Detecting the problem of asbestos: Portable Analytical Solutions

Detecting the problem of asbestos: Portable Analytical Solutions

With the introduction of Portable Analytical Solutions’ microPHAZIR asbestos testing, Bingo Industries is meeting and exceeding its environmental and human health obligations.

In the wake of COVID-19, Federal, state and territory ministers have highlighted the construction industry as critical to economic recovery.

In April, for example, Victorian Premier Daniel Andrews told the ABC that the biggest construction boom in the state’s history would need to be even bigger.

He added that new projects and jobs would enable the state to bounce back strongly.

Similarly, Deputy Prime Minister Michael McCormack said the Federal Government was powering ahead with vital infrastructure projects in an effort to maintain the country’s long-term economic health.

While infrastructure investment will likely aid post-COVID recovery, more construction and demolition projects have an unintended side-effect for the waste industry – asbestos.

Asbestos has been banned by most Australian states and territories since the late 1980s, however, bans did not include chrysotile asbestos (white asbestos), which remained in use until 2003.

It’s now an issue that affects one third of Australian houses, according to estimates from the Asbestos Safety and Eradication Agency.

Jim Sarkis of Bingo Industries says as a waste industry leader, Bingo is serious about the asbestos problem.

As such, the company has rolled out microPHAZIR testing at all its facilities across NSW and Victoria.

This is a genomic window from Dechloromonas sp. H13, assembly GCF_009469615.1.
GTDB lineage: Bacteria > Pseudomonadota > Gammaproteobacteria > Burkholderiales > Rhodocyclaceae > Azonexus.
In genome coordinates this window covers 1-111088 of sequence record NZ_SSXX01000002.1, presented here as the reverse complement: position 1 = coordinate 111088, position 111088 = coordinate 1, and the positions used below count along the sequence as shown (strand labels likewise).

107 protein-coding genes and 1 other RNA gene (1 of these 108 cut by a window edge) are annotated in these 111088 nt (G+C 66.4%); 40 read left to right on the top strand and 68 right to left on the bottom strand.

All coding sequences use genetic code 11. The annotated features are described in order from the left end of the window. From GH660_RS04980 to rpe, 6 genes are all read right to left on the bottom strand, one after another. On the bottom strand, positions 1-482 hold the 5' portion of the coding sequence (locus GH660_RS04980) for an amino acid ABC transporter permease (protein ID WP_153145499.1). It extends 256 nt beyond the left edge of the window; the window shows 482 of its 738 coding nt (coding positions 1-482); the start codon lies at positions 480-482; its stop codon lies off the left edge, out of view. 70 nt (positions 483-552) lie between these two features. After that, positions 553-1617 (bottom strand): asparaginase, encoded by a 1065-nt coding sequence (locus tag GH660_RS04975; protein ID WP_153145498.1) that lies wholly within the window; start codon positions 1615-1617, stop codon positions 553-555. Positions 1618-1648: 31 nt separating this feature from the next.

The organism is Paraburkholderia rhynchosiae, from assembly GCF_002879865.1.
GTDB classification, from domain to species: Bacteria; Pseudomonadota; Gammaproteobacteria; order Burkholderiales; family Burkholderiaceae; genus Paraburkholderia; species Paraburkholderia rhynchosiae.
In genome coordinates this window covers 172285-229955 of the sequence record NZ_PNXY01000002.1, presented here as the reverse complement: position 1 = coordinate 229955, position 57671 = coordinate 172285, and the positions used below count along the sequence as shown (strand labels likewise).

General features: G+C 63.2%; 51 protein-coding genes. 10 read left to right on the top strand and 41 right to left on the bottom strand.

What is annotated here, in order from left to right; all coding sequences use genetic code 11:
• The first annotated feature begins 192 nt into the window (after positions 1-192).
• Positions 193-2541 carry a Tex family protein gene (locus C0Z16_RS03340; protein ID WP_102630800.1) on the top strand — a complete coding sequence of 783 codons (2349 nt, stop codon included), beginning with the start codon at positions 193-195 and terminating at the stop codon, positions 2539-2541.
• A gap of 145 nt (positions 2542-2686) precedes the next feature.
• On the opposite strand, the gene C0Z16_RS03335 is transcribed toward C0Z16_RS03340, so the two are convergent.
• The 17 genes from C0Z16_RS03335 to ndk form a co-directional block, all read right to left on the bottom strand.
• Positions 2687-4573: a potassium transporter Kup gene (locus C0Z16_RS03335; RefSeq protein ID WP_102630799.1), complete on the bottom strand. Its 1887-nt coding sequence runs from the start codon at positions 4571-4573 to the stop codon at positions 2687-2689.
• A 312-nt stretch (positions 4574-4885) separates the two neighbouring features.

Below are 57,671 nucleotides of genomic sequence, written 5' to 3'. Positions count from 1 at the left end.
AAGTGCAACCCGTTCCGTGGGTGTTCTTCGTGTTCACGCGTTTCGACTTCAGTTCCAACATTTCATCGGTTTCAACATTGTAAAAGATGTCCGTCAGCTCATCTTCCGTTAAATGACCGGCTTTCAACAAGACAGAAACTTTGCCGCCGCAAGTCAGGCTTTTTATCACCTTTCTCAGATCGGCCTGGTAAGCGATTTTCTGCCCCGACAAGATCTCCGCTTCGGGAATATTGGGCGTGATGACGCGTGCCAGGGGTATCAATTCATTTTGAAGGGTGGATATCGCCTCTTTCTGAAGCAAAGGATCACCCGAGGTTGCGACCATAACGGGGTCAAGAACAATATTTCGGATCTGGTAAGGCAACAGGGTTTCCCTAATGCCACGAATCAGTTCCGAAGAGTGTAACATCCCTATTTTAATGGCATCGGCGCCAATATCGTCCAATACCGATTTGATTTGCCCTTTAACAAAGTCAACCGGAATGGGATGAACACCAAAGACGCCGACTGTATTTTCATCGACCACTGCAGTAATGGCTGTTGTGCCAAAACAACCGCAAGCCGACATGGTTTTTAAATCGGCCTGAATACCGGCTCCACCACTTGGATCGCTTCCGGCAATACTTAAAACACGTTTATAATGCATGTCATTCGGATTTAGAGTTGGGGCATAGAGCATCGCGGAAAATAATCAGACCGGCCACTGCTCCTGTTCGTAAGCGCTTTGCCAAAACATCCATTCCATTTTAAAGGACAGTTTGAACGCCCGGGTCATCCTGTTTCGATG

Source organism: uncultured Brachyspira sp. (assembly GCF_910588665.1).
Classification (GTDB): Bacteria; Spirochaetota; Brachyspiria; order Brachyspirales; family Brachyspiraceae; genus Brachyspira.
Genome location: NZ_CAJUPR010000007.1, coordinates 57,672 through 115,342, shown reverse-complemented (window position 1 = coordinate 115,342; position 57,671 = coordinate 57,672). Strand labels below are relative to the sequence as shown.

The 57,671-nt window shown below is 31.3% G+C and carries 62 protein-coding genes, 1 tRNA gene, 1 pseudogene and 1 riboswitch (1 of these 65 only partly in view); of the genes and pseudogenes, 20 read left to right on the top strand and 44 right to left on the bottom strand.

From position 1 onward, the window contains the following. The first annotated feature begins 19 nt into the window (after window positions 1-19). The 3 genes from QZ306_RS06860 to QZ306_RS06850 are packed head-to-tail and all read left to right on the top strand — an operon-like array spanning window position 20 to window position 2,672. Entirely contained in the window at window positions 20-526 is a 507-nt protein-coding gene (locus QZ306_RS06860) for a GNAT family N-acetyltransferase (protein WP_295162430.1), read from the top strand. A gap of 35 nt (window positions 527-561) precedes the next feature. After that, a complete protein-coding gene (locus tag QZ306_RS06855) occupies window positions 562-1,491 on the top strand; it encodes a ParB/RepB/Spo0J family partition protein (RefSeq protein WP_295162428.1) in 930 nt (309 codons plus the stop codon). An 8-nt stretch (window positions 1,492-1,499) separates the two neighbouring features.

Acquired through Portable Analytical Solutions (PAS), Bingo’s Thermo Scientific microPHAZIR AS’ empower non-experts to perform safe testing for immediate feedback.

In addition to allowing operators to exercise a duty of care for workers, the public and environment, the devices help avoid costly and unnecessary shutdowns and subsequent business interruption.

“One of the reasons we acquired the microPHAZIR’s is that we see ourselves as an industry leader and want to be raising and acceding that benchmark constantly,” Sarkis says.

PAS’ microPHAZIR facilitates rapid identification of six types of regulated asbestos fibres – chrysotile, crocidolite, anthophyllite, tremolite, actinolite and amosite.

Using the power of near-infrared spectroscopy to perform accurate on-site analysis, the unit is completely self-contained.

Weighing 1.2 kilograms, the microPHAZIR AS is highly portable and very simple to operate.

With a testing time of approximately seven seconds, the microPHAZIR AS is able to display whether asbestos is present and which type of asbestos it is.

Prior to purchasing the microPHAZIR’s, Sarkis says Bingo relied on industry knowledge acquired by staff to identify materials potentially containing asbestos.

Following the introduction of the devices, however, Bingo’s ability to accurately identify and isolate asbestos containing material has significantly increased.

The microPHAZIR’s portability facilitates field-based testing, thereby reducing the need to rely on out-sourced laboratory testing.

“Laboratory testing can be costly and slow, which is a challenge as our recycling centres are fast moving. The immediacy of the microPHAZIR is one of its biggest benefits,” Sarkis says.

“The microPHAZIR fitted seamlessly into our process.

“We have it close to our receiving areas, and if there is material we suspect to contain asbestos, the team can test the sample and receive confirmation in seconds.”

The initial implementation of the microPHAZIR was quick, Sarkis says.

He adds that Bingo and PAS ran training courses with the team and had onsite testing up and running within a day of receiving the devices.

Paul Martin, PAS Managing Director, says PAS is proud to work with Bingo to support their efforts in detecting and protecting the public from asbestos.

“The microPHAZIR AS is a perfect tool for detecting asbestos used in building products with great reliability,” he says.

“With the growing use of the microPHAZIR across the waste industry in Australia, by both public and private waste facilities, we are glad that more asbestos is being detected before putting peoples heathy at risk.”

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